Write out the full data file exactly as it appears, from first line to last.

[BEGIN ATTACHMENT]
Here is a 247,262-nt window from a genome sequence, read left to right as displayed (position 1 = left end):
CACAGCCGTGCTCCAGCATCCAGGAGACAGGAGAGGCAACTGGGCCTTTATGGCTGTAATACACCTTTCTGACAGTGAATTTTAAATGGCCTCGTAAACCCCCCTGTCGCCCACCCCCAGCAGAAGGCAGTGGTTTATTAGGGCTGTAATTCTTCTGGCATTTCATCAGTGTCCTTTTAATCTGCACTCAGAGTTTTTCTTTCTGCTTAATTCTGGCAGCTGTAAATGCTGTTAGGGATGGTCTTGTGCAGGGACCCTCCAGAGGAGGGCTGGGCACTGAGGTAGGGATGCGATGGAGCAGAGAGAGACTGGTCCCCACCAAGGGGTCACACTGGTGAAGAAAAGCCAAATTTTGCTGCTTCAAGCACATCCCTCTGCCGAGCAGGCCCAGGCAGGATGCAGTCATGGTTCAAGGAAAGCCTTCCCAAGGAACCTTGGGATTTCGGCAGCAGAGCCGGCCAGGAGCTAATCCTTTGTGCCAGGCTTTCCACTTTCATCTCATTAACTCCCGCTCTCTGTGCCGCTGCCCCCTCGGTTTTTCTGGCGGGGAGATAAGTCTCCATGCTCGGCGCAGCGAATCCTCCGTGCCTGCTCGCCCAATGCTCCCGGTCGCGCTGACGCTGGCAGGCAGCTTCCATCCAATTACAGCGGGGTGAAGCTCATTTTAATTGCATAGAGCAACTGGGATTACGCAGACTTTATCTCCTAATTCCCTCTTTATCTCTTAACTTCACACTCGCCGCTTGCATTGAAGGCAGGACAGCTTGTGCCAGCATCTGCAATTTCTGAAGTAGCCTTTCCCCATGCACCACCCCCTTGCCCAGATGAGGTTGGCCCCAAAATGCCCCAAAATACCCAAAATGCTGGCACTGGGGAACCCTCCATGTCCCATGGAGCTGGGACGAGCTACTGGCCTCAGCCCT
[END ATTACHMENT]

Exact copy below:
Here is a 247,262-nt window from a genome sequence, read left to right as displayed (position 1 = left end):
CACAGCCGTGCTCCAGCATCCAGGAGACAGGAGAGGCAACTGGGCCTTTATGGCTGTAATACACCTTTCTGACAGTGAATTTTAAATGGCCTCGTAAACCCCCCTGTCGCCCACCCCCAGCAGAAGGCAGTGGTTTATTAGGGCTGTAATTCTTCTGGCATTTCATCAGTGTCCTTTTAATCTGCACTCAGAGTTTTTCTTTCTGCTTAATTCTGGCAGCTGTAAATGCTGTTAGGGATGGTCTTGTGCAGGGACCCTCCAGAGGAGGGCTGGGCACTGAGGTAGGGATGCGATGGAGCAGAGAGAGACTGGTCCCCACCAAGGGGTCACACTGGTGAAGAAAAGCCAAATTTTGCTGCTTCAAGCACATCCCTCTGCCGAGCAGGCCCAGGCAGGATGCAGTCATGGTTCAAGGAAAGCCTTCCCAAGGAACCTTGGGATTTCGGCAGCAGAGCCGGCCAGGAGCTAATCCTTTGTGCCAGGCTTTCCACTTTCATCTCATTAACTCCCGCTCTCTGTGCCGCTGCCCCCTCGGTTTTTCTGGCGGGGAGATAAGTCTCCATGCTCGGCGCAGCGAATCCTCCGTGCCTGCTCGCCCAATGCTCCCGGTCGCGCTGACGCTGGCAGGCAGCTTCCATCCAATTACAGCGGGGTGAAGCTCATTTTAATTGCATAGAGCAACTGGGATTACGCAGACTTTATCTCCTAATTCCCTCTTTATCTCTTAACTTCACACTCGCCGCTTGCATTGAAGGCAGGACAGCTTGTGCCAGCATCTGCAATTTCTGAAGTAGCCTTTCCCCATGCACCACCCCCTTGCCCAGATGAGGTTGGCCCCAAAATGCCCCAAAATACCCAAAATGCTGGCACTGGGGAACCCTCCATGTCCCATGGAGCTGGGACGAGCTACTGGCCTCAGCCCT